Another client provides office management and janitorial services to office buildings. It initially came to PCM for a mobile system for its field maintenance teams to use to track their activities for billing. "They had a customer who complained that their people weren't spending enough time at his location," McCorry says. "So the problem became how do you prove where someone was at a given date and time." The answer was to use a handheld with a built-in GPS, in this case the Symbol MC70. "Syclo has a neat tool that lets you capture time-stamped GPS coordinates as part of the work orders to prove they did visit the sites when they were scheduled to."

No. 3: Handhelds have special capabilities

This illustrates a third point. Just as PCs have their own set of applications that are different from those on servers, so handhelds represent a new class of computing with their own unique set of capabilities. In large part, these are location based, either capturing records as events occur or providing information about the immediate vicinity. For example, handhelds can be used to capture information about the location of a work group at specific times, what they did -- including bar code scans of equipment installed or parts replaced -- and signatures of customers verifying work order completion.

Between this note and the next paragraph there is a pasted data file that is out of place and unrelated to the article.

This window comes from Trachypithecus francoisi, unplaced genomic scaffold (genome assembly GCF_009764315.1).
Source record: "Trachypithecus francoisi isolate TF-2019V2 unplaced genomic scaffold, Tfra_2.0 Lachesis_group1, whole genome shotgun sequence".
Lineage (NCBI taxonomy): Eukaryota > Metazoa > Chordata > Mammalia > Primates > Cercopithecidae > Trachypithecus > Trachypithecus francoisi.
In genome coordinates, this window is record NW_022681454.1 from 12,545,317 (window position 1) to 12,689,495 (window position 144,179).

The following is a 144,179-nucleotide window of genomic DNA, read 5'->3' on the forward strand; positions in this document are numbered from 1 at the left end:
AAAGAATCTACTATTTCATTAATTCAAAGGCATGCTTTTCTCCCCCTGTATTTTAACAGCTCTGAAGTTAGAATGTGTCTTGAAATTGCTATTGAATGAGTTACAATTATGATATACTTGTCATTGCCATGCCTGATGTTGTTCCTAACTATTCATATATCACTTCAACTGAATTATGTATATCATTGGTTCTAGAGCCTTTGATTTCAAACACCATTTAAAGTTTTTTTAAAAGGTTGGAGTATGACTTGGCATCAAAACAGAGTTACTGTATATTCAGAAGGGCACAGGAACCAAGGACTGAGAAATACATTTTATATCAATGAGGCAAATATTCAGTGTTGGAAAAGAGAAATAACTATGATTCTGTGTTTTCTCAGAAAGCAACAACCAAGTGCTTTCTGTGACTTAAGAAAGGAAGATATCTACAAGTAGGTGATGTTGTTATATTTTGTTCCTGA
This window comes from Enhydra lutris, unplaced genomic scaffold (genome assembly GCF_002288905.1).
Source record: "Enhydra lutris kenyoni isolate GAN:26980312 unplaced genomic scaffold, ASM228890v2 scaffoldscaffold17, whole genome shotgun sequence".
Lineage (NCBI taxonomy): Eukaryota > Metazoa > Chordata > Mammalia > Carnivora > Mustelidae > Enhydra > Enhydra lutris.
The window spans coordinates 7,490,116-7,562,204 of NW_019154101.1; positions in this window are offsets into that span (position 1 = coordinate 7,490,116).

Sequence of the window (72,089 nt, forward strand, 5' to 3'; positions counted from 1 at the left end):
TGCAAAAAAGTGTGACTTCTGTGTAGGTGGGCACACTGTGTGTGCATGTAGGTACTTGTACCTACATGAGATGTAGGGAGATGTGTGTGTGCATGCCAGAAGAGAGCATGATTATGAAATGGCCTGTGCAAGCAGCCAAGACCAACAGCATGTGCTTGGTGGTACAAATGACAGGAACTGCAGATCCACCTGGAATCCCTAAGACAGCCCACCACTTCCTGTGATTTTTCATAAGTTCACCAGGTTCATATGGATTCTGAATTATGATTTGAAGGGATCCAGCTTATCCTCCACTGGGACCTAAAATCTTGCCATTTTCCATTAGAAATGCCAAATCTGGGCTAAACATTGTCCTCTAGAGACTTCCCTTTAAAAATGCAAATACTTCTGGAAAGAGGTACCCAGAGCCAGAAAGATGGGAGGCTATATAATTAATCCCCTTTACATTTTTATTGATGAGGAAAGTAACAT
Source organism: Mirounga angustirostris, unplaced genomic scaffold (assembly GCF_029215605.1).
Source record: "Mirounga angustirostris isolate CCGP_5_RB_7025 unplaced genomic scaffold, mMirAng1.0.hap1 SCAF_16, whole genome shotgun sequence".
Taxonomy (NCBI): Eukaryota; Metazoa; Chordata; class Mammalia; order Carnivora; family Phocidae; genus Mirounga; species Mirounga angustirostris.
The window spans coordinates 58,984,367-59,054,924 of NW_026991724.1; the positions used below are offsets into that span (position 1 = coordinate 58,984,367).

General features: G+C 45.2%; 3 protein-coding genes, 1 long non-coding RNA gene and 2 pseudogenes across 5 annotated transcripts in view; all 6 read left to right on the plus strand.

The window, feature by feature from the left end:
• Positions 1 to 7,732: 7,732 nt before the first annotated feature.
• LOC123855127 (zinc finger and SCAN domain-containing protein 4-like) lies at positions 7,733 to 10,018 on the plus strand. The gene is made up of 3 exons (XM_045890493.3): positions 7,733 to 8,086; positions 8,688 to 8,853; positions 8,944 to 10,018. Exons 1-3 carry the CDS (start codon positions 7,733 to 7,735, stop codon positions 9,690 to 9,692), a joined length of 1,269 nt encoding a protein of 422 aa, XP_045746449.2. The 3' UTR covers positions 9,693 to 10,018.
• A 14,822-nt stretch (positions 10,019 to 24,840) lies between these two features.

No. 4: Different physical needs in the field

The fourth thing IT needs to know, says McCorry, is that field service workers have different physical needs in a handheld from executives. Tiny, sleek and fragile don't make it with people who spend their day with large, heavy tools. But equally they need something they can carry on a tool belt or pocket. They don't have free hands for a tablet or portable computer. "The MC70 is a ideal form factor for mobile, blue-collar workers," McCorry says.

No. 5: Intelligent devices result in call for more apps

Once they have intelligent devices, they will quickly start asking for more applications. Field service personnel often need to track expenses and mileage, for example, so why not an application that lets them capture that data as it happens and report that back directly into the accounting applications at headquarters?